The Jefferson Court held that unless it can "be said with positive assurance that the arbitration clause is not susceptible of an interpretation that covers the asserted dispute" the grievance must be considered arbitrable. 78 Wis.2d at 113.

Applying these standards to this case, Jefferson requires that the arbitration clause in the contract be first considered. In Jefferson the court was considering an arbitration clause that required the party invoking arbitration to point to specific contract language that arguably expressly covered the subject of the grievance. In this case, simply put, Article 3 Section 6.A provides for arbitration of grievances that are not settled in the grievance procedure. The arbitration clause is part of the grievance procedure in Article 3. A grievance is defined in section 1. as "a dispute concerning the interpretation or application of this contract". It is the contract itself that must be looked at to identify a grievable - and thus arbitrable- dispute. The contract also provides in Article 2 that any unreasonable application of the management rights shall be appealable by the Union through the grievance and arbitration procedure. The grievance and arbitration procedure, at Section 2, requires, among other things, that the written grievance contain the specific section of the agreement alleged to have been violated. This is similar to JEFFERSON. In this case, the written grievance did not identify the specific section of the agreement alleged to have been violated. At the hearing the Union was given a specific opportunity to identify what section of the agreement it was alleging was violated and

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the Union did not identify any section. There is nothing on the face of this contract that covers the discipline of a management employee. This is a strong indication that the subject matter of the grievance is not contained in the agreement and thus would not be arbitrable. It remains to yet determine whether the contract is susceptible of an interpretation that covers the asserted dispute.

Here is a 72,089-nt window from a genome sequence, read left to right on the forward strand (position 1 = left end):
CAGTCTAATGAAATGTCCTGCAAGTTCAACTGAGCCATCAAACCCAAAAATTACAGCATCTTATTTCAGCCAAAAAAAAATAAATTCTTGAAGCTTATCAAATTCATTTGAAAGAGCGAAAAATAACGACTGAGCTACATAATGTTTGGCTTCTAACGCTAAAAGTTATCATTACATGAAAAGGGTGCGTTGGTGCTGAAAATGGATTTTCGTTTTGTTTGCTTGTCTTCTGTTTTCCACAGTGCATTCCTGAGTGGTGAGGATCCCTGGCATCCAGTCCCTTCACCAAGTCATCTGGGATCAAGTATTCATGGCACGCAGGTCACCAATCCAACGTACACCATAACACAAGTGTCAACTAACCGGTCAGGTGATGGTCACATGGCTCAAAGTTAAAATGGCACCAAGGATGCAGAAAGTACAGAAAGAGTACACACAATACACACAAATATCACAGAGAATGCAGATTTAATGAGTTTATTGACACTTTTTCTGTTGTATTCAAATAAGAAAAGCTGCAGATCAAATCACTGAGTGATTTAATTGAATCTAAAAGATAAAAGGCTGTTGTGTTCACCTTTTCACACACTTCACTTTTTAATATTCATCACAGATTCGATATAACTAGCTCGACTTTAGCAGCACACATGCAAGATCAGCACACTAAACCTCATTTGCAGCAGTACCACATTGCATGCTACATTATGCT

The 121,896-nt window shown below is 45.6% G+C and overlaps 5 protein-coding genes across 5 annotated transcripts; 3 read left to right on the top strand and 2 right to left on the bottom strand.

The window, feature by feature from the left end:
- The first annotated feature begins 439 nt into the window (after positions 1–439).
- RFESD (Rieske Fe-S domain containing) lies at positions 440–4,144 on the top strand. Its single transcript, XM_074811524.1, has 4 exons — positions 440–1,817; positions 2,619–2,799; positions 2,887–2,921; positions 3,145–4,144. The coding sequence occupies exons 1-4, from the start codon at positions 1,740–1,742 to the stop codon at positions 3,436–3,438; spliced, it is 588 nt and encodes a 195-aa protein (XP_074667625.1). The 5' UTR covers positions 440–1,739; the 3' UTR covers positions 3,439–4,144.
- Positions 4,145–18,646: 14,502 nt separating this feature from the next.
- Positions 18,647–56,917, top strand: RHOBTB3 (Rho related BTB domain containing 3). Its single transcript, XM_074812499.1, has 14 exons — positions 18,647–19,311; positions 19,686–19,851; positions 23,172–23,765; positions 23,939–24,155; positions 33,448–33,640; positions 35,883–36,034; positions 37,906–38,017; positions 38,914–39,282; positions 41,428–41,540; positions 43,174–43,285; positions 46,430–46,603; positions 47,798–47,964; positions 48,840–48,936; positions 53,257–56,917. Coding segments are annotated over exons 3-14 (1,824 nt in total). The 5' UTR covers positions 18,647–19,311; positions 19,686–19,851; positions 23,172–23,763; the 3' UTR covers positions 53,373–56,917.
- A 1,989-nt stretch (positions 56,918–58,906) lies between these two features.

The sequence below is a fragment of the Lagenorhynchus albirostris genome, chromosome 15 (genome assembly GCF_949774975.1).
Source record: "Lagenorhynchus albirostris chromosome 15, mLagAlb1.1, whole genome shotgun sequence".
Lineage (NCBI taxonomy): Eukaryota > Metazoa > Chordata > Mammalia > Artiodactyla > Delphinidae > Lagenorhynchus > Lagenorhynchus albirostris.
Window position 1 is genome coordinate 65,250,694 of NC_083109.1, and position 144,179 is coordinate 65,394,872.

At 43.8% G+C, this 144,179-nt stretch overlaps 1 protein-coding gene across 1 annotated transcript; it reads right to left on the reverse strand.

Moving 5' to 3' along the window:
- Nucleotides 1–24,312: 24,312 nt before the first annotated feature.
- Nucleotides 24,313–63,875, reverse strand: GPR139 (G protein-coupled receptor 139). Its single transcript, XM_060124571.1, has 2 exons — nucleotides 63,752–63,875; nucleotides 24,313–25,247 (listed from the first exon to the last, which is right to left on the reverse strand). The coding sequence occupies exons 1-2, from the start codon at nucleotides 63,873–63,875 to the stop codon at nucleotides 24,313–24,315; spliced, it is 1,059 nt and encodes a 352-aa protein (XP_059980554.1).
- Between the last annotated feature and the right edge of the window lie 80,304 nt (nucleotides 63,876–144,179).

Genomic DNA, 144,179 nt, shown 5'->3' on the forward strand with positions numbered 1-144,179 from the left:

As the Union itself would phrase the issue, the essence of the grievance concerns the discipline of a management employee ­ not a bargaining unit employee. The agreement is between the County and the Union, and the recognition clause, Article 1, excludes supervisory personnel from the bargaining unit represented by the Union. That exclusion covers the Assistant Commissioner, Jay, who is the person alleged to have done the shoving and the subject of potential discipline. The discipline clause, Article 2 ­ Management Rights, Section 5, covers disciplinary action against employees for just cause. In the context of the recognition clause, the reference in Article 2, Section 5 to employees is a reference to bargaining unit employees, not the excluded supervisory employees. Accordingly, the disciplinary language in the agreement does not apply to the Assistant Commissioner. There is nothing in the agreement which covers the discipline of management employees. That is addressed by County and Department work rules and core values. The agreement itself is not susceptible to an interpretation that it covers the discipline of management employees.

This conclusion is consistent with that found by Arbitrator McGilligan in Kohler School District, WERC, MA-9785 (McGilligan, 12-30-97) where he looked to the exclusions in a recognition clause as concerned the treatment of two teachers. He found in pertinent part:

[T]he grievance is not substantively arbitrable because the grievants, as long-term substitute teachers, are not covered by the terms of the recognition clause of the parties' agreement.